Teens are becoming tutors to help their classmates get ahead

Each month, iGeneration Youth features a young person who is making a difference, chosen from among those who perform a one-time act of heroism to phenoms who don't let their age stop them from tackling – and sometimes solving – real-world problems. This month, we spoke to Amir Davis, 16, from Queens, N.Y., who, together with six other teens, runs a special tutoring program for other youths in his community.

Kayla Nartey: What was a problem you saw in your community that had a big impact on teens, and how did you try to solve it?

Amir Davis: In New York City, there are eight STEM-oriented public high schools called "specialized high schools." Admission to these specialized high schools is determined by the results of a single test, the Specialized High School Admissions Test (SHSAT). In 2017, over 27,000 students took the exam for 3,500 admission spots across the eight schools. There has been a robust debate about the admissions process because while the NYC public schools are predominantly African American and Latino (about 68%), these populations represent only 10.4% of the students admitted to the specialized high schools. As a student at Brooklyn Tech, which is one of these schools, and as an African American, I was disheartened at the low admission rates of black and Latino students.

A key contributor to the low admission rate is that a number of black and Latino students opt out of taking the exams, with many families not appreciating the option open to them. So I tried to help the kids in my area prepare for the test while also helping them with their own school's material.

Q: Who are the people whom you help?

A: I normally help middle schoolers who are struggling in their classes or preparing for the SHSAT. However, if there is someone younger at the tutoring center who needs help, I will not hesitate to provide it.

Q: How do you help them?

A: During a session, I first address what the students are doing in their classroom. If they are having trouble with any specific topic, I will walk them through it or refer them to another tutor who might understand the topic better than I do. With this help, the students can expect to improve in a difficult subject, which can benefit them on tests and in the classroom.

Q: How did you put your plan in motion?

A: My father recently acquired a building, so, we turned the building into a tutoring center to help the youth in our area. My father was able to make the right connections and get students from a nearby specialized high school to aid in tutoring. From there we advertised the tutoring program across the neighborhood.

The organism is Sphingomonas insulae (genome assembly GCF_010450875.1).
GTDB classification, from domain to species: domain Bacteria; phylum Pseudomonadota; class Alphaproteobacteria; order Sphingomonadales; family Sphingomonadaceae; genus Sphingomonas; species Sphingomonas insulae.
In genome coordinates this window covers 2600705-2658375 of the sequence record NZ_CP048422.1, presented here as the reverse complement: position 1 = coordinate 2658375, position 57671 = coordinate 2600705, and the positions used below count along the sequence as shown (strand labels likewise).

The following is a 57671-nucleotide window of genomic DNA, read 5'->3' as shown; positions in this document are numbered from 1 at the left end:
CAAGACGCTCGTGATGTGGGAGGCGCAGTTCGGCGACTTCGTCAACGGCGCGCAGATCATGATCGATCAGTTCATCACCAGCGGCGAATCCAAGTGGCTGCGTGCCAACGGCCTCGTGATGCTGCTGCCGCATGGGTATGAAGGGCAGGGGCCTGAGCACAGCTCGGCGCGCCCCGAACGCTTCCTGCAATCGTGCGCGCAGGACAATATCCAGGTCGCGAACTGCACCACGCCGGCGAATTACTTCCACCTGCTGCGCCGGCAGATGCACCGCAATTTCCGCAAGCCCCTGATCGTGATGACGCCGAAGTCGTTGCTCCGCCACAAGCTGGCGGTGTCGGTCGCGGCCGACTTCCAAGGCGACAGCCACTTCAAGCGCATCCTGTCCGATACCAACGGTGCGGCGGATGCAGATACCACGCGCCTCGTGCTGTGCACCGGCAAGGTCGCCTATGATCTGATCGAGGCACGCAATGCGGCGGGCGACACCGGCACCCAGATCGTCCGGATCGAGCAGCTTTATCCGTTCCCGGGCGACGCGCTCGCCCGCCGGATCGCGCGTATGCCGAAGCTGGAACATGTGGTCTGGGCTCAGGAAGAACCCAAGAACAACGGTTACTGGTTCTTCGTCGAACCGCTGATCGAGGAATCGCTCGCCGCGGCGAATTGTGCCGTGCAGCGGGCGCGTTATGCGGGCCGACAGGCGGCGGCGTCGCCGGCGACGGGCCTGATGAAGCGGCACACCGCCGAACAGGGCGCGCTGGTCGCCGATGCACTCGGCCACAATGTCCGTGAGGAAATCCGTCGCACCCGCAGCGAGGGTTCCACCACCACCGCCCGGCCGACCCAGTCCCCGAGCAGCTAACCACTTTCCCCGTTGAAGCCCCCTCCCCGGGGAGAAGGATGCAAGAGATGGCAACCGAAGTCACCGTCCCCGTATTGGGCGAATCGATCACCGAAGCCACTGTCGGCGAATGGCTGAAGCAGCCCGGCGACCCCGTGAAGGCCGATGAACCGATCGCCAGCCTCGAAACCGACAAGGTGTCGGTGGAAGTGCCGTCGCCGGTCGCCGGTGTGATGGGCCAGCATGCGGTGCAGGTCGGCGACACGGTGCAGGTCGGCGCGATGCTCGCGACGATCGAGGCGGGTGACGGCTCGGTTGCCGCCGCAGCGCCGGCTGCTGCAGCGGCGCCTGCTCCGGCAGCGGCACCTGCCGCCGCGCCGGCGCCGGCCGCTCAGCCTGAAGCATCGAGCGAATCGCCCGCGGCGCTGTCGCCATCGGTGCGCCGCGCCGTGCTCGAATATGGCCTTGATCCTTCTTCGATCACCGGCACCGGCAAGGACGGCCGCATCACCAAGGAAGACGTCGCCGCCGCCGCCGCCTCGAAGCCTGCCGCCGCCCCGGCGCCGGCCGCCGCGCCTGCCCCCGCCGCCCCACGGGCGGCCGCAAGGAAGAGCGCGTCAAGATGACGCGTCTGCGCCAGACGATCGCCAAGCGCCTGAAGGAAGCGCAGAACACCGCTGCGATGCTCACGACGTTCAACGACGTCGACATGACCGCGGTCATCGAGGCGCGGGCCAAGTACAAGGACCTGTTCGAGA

Q: Did you have any help or a mentor?

A: During the program, I got help from the other tutors who came from the nearby specialized high school, Queens High School for the Sciences. These other tutors offered unique skill sets that could help in explaining topics I wasn't as sharp in.

Q: What's the most difficult thing about being a teen tutor? Does it matter that you're a teen?

A: Probably the most difficult thing about being a teen tutor is learning how to be patient. For example, I had to learn to avoid becoming frustrated if the students do not pick up a topic immediately. To answer the second question, I think it's better that I'm a teen because they are able to relate to me. Often, I can make jokes with the kids and make the situation a lot more lighthearted.

Q: What do you get out of it?

A: Probably the most rewarding thing is seeing a student advance from having extreme difficulty with a topic to becoming completely proficient and doing well in school because of it.

Q: How should students who want to become tutors go about it?

A: If another teen wanted to do something like this, they first should find a space that can accommodate participants. Then, find people who are reliable and could be counted on to help accomplish the goal. You can do this by reaching out to local high school officials or even consulting your friends. From there, advertise your program to the target participants. Of course, you don't have to create your own program. Rather, you could volunteer for a tutoring program in your area.

Q: How does this fit into your long-term goals?

A: I want to be a positive force and a role model for kids in my community. Opportunities such as these allow me to contribute to my community and serve as a positive example for others.


Kyla Nartey, 13, is an iGeneration Youth reporter living in Brooklyn, N.Y.

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